Engagement in Pleasant Leisure Activities and Blood Pressure: A 5-Year Longitudinal Study in Alzheimer Caregivers

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Elevated blood pressure is a significant public health concern, particularly given its association with cardiovascular disease risk, including stroke. Caring for a loved one with Alzheimer disease has been associated with physical health morbidity, including higher blood pressure. Engagement in adaptive coping strategies may help prevent blood pressure elevation in this population. This 5-year longitudinal study examined whether greater participation in pleasant leisure activities was associated with reduced blood pressure in caregivers.


Participants were 126 in-home spousal Alzheimer's caregivers (M [SD] age = 74.2 [7.9] years) that completed five yearly assessments. Linear mixed-effects models analysis was used to examine the longitudinal relationship between pleasant leisure activities and caregivers' blood pressure, after adjusting for demographic and health characteristics.


Greater engagement in pleasant leisure activities was associated with reduced mean arterial blood pressure (B = −0.08, SE = 0.04, p = .040). Follow-up analyses indicated that engagement in activities was significantly associated with reduced diastolic (B = −0.07, SE = 0.03, p = .030) but not systolic blood pressure (B = −0.10, SE = 0.06, p = .114). In addition, mean arterial blood pressure was significantly reduced when caregiving duties ended because of placement of care recipients in nursing homes (B = −3.10, SE = 1.11, p = .005) or death of the care recipient (B = −2.64, SE = 1.14, p = .021).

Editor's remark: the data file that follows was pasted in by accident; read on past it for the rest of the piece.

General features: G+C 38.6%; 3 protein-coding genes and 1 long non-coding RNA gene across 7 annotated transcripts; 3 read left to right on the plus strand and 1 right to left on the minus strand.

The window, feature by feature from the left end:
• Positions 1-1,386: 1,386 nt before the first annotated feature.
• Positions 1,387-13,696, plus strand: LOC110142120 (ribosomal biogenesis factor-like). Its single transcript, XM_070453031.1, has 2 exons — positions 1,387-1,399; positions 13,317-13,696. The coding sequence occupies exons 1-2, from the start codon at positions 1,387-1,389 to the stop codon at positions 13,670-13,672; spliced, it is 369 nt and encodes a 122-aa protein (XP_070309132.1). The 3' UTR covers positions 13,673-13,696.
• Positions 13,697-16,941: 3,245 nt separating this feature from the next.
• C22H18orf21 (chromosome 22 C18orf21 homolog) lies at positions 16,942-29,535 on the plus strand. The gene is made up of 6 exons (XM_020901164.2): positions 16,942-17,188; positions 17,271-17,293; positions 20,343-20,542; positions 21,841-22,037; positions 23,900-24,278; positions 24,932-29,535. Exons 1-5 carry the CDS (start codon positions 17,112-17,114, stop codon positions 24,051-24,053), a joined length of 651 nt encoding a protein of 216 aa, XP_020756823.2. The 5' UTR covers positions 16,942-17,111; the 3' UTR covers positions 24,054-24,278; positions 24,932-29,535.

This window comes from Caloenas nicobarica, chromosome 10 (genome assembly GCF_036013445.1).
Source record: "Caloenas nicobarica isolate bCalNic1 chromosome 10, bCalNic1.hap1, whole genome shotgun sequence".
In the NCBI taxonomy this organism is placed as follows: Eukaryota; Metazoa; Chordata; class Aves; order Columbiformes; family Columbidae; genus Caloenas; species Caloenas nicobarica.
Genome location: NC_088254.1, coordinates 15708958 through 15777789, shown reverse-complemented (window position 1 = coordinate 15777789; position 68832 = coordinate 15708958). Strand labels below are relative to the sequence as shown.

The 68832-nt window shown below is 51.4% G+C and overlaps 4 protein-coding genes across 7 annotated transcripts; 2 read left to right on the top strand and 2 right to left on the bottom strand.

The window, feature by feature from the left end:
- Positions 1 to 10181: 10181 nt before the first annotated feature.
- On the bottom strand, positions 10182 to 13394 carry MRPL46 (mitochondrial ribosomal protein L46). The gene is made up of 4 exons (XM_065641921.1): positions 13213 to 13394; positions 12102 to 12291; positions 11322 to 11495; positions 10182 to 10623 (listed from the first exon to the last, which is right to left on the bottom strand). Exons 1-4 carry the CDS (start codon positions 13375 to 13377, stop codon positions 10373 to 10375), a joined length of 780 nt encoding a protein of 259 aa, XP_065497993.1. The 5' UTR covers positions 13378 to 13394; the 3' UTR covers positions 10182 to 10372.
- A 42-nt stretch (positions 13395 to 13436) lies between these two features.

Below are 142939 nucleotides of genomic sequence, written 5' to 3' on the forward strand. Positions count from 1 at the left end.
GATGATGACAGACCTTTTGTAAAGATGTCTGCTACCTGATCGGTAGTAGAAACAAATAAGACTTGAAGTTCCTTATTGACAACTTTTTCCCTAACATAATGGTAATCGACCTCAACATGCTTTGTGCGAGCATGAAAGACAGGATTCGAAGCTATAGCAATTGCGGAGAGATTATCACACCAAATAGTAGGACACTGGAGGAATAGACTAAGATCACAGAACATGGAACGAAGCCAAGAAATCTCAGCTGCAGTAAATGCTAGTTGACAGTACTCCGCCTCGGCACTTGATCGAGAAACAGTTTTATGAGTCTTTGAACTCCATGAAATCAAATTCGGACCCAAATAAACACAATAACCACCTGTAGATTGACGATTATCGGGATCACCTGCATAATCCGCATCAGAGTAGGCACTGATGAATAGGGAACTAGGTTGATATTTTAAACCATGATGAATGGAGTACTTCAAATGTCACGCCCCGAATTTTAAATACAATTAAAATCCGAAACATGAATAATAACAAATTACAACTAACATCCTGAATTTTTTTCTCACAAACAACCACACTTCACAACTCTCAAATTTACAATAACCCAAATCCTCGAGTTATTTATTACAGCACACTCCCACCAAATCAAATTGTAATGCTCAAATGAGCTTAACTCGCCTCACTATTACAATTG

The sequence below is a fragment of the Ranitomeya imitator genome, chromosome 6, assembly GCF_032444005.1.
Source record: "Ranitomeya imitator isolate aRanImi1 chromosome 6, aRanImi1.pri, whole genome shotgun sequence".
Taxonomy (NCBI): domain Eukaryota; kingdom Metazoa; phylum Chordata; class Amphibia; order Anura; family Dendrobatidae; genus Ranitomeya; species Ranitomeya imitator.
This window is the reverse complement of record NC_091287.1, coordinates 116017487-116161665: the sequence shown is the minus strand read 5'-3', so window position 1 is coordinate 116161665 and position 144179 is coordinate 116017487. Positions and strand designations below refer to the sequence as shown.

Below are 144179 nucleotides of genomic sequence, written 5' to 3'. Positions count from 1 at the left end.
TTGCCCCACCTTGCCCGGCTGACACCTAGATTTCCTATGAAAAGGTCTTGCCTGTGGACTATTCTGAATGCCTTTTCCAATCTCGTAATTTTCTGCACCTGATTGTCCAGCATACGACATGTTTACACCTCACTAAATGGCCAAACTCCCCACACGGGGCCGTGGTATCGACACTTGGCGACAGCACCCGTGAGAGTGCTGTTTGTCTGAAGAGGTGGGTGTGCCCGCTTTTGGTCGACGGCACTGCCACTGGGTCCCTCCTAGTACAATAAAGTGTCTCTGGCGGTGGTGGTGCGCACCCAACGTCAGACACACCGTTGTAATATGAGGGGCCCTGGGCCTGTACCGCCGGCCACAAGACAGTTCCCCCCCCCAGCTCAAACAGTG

Greater engagement in pleasant leisure activities was associated with lowered caregivers' blood pressure over time. Participation in pleasant leisure activities may have cardiovascular health benefits for Alzheimer's caregivers.

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